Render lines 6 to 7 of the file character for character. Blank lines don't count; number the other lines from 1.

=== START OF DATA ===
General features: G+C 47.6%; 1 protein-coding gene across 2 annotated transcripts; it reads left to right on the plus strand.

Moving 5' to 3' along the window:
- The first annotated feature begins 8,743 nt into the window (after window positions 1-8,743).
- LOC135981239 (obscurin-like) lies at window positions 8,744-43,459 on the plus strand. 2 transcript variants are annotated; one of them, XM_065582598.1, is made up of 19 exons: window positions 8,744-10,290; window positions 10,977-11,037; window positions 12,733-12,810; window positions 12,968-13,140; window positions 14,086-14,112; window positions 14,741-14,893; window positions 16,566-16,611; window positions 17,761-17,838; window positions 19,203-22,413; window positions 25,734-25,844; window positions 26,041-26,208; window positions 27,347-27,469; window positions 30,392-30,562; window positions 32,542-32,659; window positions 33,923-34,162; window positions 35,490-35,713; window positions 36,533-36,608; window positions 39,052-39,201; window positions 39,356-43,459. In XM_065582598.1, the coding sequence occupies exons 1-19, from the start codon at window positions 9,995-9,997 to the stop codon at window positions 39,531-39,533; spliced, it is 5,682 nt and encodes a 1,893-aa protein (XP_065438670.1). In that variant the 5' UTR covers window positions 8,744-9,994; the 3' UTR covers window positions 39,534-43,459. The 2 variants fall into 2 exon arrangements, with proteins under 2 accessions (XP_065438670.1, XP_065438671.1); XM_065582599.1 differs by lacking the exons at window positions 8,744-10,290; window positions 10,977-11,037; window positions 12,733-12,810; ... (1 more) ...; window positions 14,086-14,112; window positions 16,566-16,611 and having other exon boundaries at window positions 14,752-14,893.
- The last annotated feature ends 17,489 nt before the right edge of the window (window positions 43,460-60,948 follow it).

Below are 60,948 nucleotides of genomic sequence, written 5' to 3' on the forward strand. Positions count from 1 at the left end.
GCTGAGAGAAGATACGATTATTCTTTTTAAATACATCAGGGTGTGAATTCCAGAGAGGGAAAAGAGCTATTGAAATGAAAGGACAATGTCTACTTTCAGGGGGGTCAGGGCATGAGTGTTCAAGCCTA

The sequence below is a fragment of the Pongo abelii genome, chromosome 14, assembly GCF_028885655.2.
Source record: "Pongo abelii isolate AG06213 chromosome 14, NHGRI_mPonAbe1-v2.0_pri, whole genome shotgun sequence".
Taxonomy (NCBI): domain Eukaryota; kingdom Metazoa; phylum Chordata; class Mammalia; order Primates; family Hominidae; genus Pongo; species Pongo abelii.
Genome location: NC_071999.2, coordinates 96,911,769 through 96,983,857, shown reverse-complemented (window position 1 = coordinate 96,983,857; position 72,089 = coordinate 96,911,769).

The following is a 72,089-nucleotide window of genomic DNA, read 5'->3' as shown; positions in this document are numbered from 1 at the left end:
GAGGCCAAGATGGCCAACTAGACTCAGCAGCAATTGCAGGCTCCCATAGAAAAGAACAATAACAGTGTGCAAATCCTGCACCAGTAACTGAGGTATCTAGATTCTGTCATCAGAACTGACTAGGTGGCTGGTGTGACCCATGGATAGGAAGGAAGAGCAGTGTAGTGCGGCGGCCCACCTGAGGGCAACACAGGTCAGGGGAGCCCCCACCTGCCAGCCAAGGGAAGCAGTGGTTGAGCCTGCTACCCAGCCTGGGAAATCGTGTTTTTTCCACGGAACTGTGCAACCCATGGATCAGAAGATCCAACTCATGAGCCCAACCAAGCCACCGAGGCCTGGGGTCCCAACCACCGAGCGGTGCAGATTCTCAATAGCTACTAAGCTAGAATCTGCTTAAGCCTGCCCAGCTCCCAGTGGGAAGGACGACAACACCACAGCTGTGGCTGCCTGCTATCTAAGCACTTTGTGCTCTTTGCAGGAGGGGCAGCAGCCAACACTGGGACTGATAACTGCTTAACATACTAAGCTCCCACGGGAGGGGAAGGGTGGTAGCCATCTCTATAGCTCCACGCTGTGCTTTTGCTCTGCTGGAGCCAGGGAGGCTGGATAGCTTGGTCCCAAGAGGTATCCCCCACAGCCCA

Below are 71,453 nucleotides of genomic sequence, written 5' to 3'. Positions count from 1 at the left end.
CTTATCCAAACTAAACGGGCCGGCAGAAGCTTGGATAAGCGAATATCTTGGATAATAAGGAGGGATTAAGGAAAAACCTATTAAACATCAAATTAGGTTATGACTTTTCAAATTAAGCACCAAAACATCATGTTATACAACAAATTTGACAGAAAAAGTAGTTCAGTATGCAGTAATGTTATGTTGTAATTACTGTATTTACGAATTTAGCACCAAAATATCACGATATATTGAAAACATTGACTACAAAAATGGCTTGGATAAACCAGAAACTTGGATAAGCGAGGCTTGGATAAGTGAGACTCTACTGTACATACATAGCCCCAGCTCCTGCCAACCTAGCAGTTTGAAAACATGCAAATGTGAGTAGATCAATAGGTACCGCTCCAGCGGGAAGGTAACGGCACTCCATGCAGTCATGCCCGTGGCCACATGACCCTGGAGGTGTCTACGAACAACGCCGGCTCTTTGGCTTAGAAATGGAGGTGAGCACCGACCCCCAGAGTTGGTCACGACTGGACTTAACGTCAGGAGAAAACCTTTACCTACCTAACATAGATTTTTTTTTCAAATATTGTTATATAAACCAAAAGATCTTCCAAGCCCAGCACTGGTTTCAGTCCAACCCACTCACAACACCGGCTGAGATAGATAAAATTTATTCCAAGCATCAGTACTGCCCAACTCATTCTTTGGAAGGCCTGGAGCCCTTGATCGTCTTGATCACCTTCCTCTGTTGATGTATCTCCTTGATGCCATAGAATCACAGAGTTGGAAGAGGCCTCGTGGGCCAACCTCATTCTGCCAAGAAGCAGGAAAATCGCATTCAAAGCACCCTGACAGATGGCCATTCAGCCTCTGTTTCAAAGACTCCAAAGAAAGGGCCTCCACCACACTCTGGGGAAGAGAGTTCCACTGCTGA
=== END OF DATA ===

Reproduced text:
Below are 60,948 nucleotides of genomic sequence, written 5' to 3' on the forward strand. Positions count from 1 at the left end.
GCTGAGAGAAGATACGATTATTCTTTTTAAATACATCAGGGTGTGAATTCCAGAGAGGGAAAAGAGCTATTGAAATGAAAGGACAATGTCTACTTTCAGGGGGGTCAGGGCATGAGTGTTCAAGCCTA